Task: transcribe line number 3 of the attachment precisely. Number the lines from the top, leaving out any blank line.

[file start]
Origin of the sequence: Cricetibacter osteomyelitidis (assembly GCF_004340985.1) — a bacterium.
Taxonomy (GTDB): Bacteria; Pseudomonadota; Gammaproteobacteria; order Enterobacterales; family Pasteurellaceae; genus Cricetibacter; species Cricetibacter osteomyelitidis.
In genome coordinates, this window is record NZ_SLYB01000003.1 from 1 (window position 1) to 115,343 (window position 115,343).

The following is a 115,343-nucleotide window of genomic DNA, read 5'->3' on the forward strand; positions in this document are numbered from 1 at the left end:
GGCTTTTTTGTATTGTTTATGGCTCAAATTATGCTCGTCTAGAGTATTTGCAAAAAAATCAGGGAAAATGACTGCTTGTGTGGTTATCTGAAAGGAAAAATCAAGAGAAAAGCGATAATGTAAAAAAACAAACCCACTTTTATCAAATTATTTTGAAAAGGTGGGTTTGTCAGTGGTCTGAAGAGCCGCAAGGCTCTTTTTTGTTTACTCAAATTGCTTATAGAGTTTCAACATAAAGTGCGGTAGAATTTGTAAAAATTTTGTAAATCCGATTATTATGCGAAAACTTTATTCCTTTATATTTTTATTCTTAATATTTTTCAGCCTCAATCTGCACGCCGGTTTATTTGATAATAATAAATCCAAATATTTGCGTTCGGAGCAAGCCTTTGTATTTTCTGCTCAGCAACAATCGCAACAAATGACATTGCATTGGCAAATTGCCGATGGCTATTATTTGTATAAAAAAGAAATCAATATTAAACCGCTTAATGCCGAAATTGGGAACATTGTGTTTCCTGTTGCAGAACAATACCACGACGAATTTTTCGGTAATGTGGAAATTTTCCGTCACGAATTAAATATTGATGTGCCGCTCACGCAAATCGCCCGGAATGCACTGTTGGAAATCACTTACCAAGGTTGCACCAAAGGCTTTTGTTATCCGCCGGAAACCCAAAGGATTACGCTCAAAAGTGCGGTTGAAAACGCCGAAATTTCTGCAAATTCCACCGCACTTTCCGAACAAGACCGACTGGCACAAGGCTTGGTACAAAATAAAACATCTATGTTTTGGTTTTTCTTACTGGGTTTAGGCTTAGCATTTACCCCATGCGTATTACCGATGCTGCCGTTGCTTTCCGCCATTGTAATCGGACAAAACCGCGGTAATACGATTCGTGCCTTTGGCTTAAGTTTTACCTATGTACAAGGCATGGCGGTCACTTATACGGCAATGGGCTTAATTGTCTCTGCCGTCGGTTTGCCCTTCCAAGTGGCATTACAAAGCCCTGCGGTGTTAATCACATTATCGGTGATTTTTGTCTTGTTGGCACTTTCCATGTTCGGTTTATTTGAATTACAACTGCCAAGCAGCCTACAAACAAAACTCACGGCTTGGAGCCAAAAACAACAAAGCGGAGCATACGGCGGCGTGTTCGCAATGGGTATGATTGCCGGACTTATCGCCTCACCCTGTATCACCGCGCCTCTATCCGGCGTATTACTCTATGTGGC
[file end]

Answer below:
In genome coordinates, this window is record NZ_SLYB01000003.1 from 1 (window position 1) to 115,343 (window position 115,343).